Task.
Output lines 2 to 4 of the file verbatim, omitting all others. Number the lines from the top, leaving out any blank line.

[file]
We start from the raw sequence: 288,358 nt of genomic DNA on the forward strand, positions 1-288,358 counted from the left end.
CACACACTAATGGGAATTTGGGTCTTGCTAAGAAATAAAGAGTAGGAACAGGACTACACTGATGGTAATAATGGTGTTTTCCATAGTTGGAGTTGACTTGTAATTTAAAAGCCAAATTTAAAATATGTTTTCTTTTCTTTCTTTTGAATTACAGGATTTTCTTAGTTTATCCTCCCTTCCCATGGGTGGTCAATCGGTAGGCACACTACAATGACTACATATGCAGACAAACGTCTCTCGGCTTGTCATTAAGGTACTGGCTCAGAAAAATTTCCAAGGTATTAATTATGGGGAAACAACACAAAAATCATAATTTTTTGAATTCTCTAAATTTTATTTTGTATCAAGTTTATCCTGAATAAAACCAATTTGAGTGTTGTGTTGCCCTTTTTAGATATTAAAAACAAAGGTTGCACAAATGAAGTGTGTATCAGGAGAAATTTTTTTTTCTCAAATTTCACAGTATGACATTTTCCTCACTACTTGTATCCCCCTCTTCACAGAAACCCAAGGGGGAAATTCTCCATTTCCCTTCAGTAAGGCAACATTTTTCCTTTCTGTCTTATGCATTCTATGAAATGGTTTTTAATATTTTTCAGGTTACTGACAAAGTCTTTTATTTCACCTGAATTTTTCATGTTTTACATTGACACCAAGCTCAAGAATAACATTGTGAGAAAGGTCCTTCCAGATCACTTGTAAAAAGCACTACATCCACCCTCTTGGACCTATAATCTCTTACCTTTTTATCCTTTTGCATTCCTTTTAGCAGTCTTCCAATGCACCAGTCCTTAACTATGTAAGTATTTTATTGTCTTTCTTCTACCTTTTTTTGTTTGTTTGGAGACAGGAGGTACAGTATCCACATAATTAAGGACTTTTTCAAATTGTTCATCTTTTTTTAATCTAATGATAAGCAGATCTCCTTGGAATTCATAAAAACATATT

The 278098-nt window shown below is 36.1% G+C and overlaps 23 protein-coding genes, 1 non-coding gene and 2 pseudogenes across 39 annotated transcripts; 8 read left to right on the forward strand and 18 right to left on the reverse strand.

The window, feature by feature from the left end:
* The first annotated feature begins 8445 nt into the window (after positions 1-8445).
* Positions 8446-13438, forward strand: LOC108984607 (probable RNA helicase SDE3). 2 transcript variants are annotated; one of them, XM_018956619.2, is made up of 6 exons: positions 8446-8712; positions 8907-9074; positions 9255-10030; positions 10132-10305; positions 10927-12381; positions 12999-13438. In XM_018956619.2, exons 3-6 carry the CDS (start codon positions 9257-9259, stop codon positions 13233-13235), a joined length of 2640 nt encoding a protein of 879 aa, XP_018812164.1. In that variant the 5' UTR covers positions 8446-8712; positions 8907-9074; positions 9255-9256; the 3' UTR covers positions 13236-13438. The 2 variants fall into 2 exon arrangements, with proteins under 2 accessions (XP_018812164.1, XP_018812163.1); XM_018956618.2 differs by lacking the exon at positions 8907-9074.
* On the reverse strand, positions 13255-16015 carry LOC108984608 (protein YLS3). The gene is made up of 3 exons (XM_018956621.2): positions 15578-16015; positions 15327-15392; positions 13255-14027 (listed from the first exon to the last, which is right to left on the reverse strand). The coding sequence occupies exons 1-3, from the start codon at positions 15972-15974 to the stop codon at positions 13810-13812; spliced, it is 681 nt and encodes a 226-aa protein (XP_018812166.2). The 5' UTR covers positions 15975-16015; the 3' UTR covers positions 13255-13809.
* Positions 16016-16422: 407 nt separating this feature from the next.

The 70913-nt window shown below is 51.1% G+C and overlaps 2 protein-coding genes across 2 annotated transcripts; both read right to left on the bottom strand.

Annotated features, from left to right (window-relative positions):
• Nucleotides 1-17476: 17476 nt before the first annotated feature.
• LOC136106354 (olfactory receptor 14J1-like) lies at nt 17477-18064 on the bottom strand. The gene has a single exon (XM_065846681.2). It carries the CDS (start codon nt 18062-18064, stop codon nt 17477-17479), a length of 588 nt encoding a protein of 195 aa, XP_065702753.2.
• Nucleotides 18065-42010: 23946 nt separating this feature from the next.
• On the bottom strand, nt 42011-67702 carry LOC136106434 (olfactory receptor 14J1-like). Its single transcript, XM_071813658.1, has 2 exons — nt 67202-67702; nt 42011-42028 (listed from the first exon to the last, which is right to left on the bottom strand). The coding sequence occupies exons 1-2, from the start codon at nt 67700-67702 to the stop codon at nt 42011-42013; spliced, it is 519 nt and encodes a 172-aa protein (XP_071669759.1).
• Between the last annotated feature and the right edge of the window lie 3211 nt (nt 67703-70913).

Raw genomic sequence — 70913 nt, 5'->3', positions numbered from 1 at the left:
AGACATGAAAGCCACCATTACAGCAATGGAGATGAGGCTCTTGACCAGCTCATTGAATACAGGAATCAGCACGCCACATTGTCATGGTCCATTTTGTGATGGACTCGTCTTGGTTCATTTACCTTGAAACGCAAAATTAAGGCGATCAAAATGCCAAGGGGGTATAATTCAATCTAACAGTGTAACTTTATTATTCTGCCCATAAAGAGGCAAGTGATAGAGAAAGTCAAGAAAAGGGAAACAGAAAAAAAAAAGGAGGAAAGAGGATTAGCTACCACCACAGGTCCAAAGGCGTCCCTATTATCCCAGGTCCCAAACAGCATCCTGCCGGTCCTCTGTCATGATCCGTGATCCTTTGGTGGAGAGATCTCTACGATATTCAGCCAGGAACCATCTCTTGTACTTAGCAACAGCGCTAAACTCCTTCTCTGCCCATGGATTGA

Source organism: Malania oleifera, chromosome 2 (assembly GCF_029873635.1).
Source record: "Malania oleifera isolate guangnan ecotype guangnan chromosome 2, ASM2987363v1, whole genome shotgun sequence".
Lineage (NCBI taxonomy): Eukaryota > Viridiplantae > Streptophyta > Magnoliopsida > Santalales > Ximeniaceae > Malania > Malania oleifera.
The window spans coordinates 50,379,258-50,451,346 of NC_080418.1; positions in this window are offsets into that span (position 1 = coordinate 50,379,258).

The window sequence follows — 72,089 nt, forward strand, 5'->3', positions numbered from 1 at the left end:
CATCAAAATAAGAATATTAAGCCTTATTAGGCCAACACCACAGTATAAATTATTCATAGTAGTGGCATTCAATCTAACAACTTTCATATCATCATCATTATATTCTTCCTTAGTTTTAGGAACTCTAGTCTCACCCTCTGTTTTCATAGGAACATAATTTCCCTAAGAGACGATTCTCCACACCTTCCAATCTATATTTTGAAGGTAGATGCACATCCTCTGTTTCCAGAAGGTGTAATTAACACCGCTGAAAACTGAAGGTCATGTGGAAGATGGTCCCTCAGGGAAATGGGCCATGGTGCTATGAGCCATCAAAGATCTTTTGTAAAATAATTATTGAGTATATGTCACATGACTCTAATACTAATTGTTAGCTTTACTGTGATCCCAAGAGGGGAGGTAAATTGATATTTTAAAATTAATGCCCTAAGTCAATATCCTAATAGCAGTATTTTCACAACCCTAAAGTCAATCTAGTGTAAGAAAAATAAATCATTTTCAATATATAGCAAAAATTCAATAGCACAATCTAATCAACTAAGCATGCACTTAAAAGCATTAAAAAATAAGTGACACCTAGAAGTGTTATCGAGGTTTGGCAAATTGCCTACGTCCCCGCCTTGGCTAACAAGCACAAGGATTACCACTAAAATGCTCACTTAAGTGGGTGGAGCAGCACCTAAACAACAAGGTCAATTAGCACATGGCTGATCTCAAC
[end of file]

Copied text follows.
CACACACTAATGGGAATTTGGGTCTTGCTAAGAAATAAAGAGTAGGAACAGGACTACACTGATGGTAATAATGGTGTTTTCCATAGTTGGAGTTGACTTGTAATTTAAAAGCCAAATTTAAAATATGTTTTCTTTTCTTTCTTTTGAATTACAGGATTTTCTTAGTTTATCCTCCCTTCCCATGGGTGGTCAATCGGTAGGCACACTACAATGACTACATATGCAGACAAACGTCTCTCGGCTTGTCATTAAGGTACTGGCTCAGAAAAATTTCCAAGGTATTAATTATGGGGAAACAACACAAAAATCATAATTTTTTGAATTCTCTAAATTTTATTTTGTATCAAGTTTATCCTGAATAAAACCAATTTGAGTGTTGTGTTGCCCTTTTTAGATATTAAAAACAAAGGTTGCACAAATGAAGTGTGTATCAGGAGAAATTTTTTTTTCTCAAATTTCACAGTATGACATTTTCCTCACTACTTGTATCCCCCTCTTCACAGAAACCCAAGGGGGAAATTCTCCATTTCCCTTCAGTAAGGCAACATTTTTCCTTTCTGTCTTATGCATTCTATGAAATGGTTTTTAATATTTTTCAGGTTACTGACAAAGTCTTTTATTTCACCTGAATTTTTCATGTTTTACATTGACACCAAGCTCAAGAATAACATTGTGAGAAAGGTCCTTCCAGATCACTTGTAAAAAGCACTACATCCACCCTCTTGGACCTATAATCTCTTACCTTTTTATCCTTTTGCATTCCTTTTAGCAGTCTTCCAATGCACCAGTCCTTAACTATGTAAGTATTTTATTGTCTTTCTTCTACCTTTTTTTGTTTGTTTGGAGACAGGAGGTACAGTATCCACATAATTAAGGACTTTTTCAAATTGTTCATCTTTTTTTAATCTAATGATAAGCAGATCTCCTTGGAATTCATAAAAACATATT

The 278098-nt window shown below is 36.1% G+C and overlaps 23 protein-coding genes, 1 non-coding gene and 2 pseudogenes across 39 annotated transcripts; 8 read left to right on the forward strand and 18 right to left on the reverse strand.

The window, feature by feature from the left end: